You can order hatching eggs in what's called a straight run. That means there are both males and females in your order. I assumed that since the chicks we bought were hatched, they would all be female. At least that is what the pimply-faced young man with braces at the farm store told me. But it turns out he was more interested in closing the store than in actually answering my question. Because today, when we go to get a replacement chick for Yellow, I asked about gender again. The elderly gentleman working there dismissively said, "No, no - we have no idea what these are."
And it's true. My list of what the young man thought the chicks would be is above. No big deal what breed they are, they're still all chickens after all. But now, I had to calculate losing half my flock because, statistically, half would be roosters. So it seems that replacing Yellow with three of four chicks makes sense. Some could die, some could be male.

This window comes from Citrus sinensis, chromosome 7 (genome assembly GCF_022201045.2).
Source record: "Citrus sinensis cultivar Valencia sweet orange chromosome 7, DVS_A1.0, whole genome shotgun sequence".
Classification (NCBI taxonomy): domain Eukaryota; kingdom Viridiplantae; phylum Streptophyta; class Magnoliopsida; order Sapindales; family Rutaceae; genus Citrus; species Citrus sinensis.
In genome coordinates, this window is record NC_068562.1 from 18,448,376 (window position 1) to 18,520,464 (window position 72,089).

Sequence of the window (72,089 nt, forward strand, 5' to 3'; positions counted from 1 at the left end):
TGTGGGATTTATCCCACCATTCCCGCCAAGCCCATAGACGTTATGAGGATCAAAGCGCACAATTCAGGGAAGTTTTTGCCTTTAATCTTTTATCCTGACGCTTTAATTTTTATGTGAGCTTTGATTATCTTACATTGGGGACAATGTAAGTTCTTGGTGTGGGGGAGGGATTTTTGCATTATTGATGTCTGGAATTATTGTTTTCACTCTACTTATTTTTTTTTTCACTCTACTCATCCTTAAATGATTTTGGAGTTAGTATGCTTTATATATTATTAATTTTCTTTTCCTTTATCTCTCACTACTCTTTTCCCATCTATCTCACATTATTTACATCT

The chicken industry has an overrun of males. In fact, if you get hatched chicks mailed to you (you usually have to buy 25 though), they throw in a couple of males "to keep the rest of the chicks warm". Poor guys
I will have to come up with ideas for placing these males. It's an unwritten rule: no roosters in a city flock. Nothing will get neighbors complaining more quickly than a rooster crowing at all hours. I am not a morning person; I wouldn't like it either.
We bring four chicks home from our second trip to the farm store, including a bantam that is the size of a finch. It's the cutest little thing I have ever seen and seems to be a people person.